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Neisseria gonorrhoeae and Chlamydia trachomatis infection in HIV-1-infected women taking antiretroviral therapy: a prospective cohort study from Burkina Faso
  1. Andrea J Low1,
  2. Issouf Konate2,
  3. Nicolas Nagot2,3,
  4. Helen A Weiss1,
  5. David Mabey1,
  6. Michel Segondy3,
  7. Peter Vickerman1,
  8. Nicolas Meda2,
  9. Philippe van de Perre2,3,
  10. Philippe Mayaud1,
  11. for the Yerelon Cohort study group
  1. 1Department of Clinical Research, London School of Hygiene and Tropical Medicine, London, UK
  2. 2Unité de Recherche Santé de la Reproduction, VIH et Maladies Associées, Centre Muraz, Bobo-Dioulasso, Burkina Faso
  3. 3Departement de l'Information Medicale et Bacterologie-Virologie, INSERM U1058 Universite Montpellier-1 & CHU Montpellier, Montpellier, France
  1. Correspondence to Dr Andrea Low, London School of Hygiene and Tropical Medicine, Keppel Street, London WC1E 7HT, UK; andrea_low{at}hotmail.com

Abstract

Objectives Neisseria gonorrhoeae (NG) and Chlamydia trachomatis (CT) are common sexually transmitted infections (STI). We assessed the cumulative risk of NG and CT in a cohort of HIV-1-infected high-risk women taking antiretrovirals over 4 years in Burkina Faso.

Methods Between March 2007 and February 2011, participants were followed every 3–6 months. At each visit, participants underwent a gynaecological examination with collection of cervical and vaginal swabs. Random-effects logistic regression models were used to analyse associations of NG and CT infection with behavioural and biological factors.

Results 172 women had samples tested for NG and CT during the study period, in a total of 1135 visits. NG was detected in 6.4% of women (11/172, 95% CI 2.7 to 10.1) at a rate of 2.76 cases (95% CI 1.53 to 4.99) per 100 person-years. CT was detected in 1.7% (3/172, 95% CI 0 to 3.7) of women at a rate of 0.75 cases (95% CI 0.24 to 2.34) per 100 person-years. The majority of women were asymptomatic (9/14). In the multivariable model, the presence of NG or CT was associated with tobacco use (aOR=11.85, 95% CI 1.13 to 124.17), and concurrent genital HIV-1 RNA shedding (aOR=4.78, 95% CI 1.17 to 19.46). Higher levels of education (aOR=0.17, 95% CI 0.03 to 0.92), and age greater than 35 years (aOR=0.07, 95% CI 0.01 to 0.92) were associated with lower odds of infection.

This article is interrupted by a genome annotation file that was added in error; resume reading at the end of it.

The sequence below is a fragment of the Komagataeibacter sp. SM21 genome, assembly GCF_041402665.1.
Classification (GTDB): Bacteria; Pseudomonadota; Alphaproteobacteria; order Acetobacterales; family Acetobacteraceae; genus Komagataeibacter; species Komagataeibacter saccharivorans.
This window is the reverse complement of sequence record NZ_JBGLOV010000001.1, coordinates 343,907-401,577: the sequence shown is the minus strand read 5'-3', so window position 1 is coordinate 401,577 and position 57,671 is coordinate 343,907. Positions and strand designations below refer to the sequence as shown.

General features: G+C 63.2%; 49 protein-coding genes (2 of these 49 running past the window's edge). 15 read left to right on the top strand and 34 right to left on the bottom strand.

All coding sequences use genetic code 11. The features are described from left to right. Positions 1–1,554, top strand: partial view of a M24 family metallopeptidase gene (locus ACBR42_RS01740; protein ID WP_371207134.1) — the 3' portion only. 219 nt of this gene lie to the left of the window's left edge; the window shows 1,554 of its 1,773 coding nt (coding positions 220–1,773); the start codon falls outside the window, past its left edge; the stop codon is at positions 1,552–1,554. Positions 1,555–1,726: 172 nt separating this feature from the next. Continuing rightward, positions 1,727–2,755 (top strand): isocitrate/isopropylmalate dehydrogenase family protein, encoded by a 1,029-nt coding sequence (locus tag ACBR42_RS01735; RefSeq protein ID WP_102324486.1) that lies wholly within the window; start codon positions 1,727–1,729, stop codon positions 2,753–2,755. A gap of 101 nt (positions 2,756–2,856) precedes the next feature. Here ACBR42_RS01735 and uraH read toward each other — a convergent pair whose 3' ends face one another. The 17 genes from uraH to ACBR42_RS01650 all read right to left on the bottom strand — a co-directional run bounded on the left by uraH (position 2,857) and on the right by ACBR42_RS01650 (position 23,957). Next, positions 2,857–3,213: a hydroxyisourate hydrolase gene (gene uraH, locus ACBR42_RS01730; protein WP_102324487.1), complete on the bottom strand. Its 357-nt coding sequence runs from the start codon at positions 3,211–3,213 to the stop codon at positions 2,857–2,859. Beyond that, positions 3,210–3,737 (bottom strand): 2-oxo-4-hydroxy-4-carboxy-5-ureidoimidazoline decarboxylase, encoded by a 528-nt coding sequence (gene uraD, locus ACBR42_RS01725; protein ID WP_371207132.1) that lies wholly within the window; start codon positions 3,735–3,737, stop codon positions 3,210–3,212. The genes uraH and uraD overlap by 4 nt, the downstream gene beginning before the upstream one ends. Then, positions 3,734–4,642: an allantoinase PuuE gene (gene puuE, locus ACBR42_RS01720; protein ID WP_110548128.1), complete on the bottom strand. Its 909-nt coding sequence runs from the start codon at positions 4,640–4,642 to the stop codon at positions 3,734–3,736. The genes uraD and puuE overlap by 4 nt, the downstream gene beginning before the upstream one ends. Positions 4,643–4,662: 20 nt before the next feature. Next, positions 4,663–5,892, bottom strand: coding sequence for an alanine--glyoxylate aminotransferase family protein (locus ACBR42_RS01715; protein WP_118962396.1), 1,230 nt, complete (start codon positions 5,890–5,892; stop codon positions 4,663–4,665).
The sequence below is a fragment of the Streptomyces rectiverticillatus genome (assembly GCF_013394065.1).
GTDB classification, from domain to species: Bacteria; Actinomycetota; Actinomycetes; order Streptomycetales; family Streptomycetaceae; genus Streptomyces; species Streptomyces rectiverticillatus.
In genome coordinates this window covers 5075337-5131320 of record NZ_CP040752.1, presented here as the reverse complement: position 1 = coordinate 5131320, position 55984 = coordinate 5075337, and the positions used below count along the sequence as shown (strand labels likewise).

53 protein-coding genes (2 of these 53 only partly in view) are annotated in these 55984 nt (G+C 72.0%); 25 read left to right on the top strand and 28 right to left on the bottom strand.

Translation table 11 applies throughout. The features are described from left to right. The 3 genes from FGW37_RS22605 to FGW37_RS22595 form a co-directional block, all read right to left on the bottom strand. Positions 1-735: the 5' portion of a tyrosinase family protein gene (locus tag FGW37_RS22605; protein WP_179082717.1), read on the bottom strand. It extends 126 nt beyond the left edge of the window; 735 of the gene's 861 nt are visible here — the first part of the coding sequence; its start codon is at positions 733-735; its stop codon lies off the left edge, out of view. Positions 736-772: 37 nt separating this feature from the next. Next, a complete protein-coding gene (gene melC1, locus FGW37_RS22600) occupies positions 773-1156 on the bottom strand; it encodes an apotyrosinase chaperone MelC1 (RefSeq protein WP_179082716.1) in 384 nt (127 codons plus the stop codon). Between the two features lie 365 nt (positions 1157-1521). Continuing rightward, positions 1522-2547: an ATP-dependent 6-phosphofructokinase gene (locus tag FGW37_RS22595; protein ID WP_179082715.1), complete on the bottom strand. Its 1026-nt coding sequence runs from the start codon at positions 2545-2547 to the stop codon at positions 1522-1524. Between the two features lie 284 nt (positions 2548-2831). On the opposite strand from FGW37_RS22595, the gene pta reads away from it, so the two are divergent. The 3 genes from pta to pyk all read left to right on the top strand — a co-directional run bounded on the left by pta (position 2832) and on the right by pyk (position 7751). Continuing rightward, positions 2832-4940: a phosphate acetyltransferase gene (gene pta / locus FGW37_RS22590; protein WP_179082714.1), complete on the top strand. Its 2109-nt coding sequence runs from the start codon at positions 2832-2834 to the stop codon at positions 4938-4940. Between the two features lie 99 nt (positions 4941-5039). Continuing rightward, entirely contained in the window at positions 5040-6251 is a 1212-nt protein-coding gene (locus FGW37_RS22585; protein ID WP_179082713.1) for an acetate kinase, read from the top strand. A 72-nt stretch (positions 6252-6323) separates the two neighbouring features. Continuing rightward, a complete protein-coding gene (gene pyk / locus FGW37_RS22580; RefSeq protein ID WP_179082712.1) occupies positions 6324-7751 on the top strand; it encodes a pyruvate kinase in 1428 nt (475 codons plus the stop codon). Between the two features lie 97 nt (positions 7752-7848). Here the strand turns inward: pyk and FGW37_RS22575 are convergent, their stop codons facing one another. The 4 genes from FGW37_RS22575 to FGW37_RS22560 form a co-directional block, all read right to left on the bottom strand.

Conclusions The risk of NG or CT infection remains low among high-risk women in Bobo-Dioulasso. This provides some evidence that antiretroviral use does not contribute to behavioural disinhibition. The asymptomatic nature of most infections underscores the need for regular screening and treatment of STIs in core groups.

  • Africa
  • Anteretroviral Therapy
  • Chlamydia Infection
  • Gonorrhoea
  • HIV

This is an Open Access article distributed in accordance with the terms of the Creative Commons Attribution (CC BY 3.0) license, which permits others to distribute, remix, adapt and build upon this work, for commercial use, provided the original work is properly cited. See: http://creativecommons.org/licenses/by/3.0/

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  • Abstract in French

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